House Speaker Will Weatherford’s poignant tale of his family being helped by a state “safety net” after his 2-year-old brother died of cancer underwent another change Wednesday.
Weatherford, R-Wesley Chapel, said he has now learned that his family’s bills were covered by the Medically Needy program, which helps families dealing with catastrophic illnesses who would not ordinarily qualify for Medicaid because their incomes are too high.
Weatherford now opposes expanding Medicaid to 138 percent of the poverty level, a position at odds with fellow Republican Gov. Rick Scott, who supports expansion under the federal Affordable Care Act.
Analysts say expanding Medicaid could bring another 1 million lower-income Floridians into the program. Like Weatherford’s family at the time of his brother’s death, most of those 1 million have no insurance.
Weatherford had declined Tuesday to detail how his family was helped, after citing their experience to a joint session of the Legislature in declaring his support for a “strong safety net for Florida” even as he reaffirmed opposition to the Medicaid expansion.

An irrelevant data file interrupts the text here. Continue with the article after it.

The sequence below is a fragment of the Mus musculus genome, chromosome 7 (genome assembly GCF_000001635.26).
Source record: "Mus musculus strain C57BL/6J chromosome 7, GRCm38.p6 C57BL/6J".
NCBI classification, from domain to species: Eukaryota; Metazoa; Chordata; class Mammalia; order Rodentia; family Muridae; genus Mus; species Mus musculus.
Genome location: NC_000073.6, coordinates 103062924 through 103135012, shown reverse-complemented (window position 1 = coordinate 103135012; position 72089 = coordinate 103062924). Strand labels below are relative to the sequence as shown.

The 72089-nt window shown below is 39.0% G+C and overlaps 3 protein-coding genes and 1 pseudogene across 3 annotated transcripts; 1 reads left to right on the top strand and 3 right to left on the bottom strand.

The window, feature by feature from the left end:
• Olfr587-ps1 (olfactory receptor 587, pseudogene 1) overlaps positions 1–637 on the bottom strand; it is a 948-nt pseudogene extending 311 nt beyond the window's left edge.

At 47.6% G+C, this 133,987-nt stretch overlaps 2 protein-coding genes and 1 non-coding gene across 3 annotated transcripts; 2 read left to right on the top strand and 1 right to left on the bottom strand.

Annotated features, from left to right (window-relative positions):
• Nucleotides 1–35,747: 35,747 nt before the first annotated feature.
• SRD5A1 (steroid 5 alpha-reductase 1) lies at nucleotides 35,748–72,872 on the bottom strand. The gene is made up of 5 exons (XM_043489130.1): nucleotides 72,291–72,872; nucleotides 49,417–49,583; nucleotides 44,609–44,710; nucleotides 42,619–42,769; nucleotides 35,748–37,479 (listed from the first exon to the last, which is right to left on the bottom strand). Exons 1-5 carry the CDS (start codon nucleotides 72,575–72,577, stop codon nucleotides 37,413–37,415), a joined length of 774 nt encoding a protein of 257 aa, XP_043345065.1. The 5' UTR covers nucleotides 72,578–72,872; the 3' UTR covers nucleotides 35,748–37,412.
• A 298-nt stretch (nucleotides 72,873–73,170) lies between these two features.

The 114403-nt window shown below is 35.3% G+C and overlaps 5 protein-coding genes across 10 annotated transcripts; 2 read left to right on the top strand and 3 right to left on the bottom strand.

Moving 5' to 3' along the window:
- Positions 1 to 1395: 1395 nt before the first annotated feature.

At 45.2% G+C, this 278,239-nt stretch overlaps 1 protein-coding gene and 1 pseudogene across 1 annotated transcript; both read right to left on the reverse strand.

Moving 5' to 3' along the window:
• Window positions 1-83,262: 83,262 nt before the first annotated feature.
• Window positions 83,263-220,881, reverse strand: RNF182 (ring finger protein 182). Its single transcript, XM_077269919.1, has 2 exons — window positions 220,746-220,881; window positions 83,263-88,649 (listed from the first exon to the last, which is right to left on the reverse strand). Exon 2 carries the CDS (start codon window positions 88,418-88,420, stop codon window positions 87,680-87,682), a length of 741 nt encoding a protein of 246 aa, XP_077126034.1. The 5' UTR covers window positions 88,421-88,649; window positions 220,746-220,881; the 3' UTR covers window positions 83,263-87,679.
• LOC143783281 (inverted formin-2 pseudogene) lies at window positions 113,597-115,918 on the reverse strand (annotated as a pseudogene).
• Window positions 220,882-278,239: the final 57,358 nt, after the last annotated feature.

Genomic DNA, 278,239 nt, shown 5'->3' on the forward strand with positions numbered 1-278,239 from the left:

A Weatherford staffer later told The Palm Beach Post that Weatherford, after checking with his father, believed medical professionals, basically, had written-off the family’s costs.
The Florida Hospital Association is supporting Medicaid expansion to reduce the $2.8 billion in uncompensated, charity care hospitals were forced to swallow last year.
Further review by his family showed Wednesday that it was Medically Needy that helped, Weatherford said. Medically Needy is a federal/state program that is optional for the state and has been frequently targeted for elimination by lawmakers — but has endured.
“It is not surprising that recollections would be cloudy surrounding a time of great sorrow and difficulty,” Weatherford said in a statement released Wednesday.
“Now that the safety net that benefitted my family has been clearly identified, I trust that the debate can return to the important question of Medicaid expansion and its impact on the economic and personal freedom of Floridians,” he said.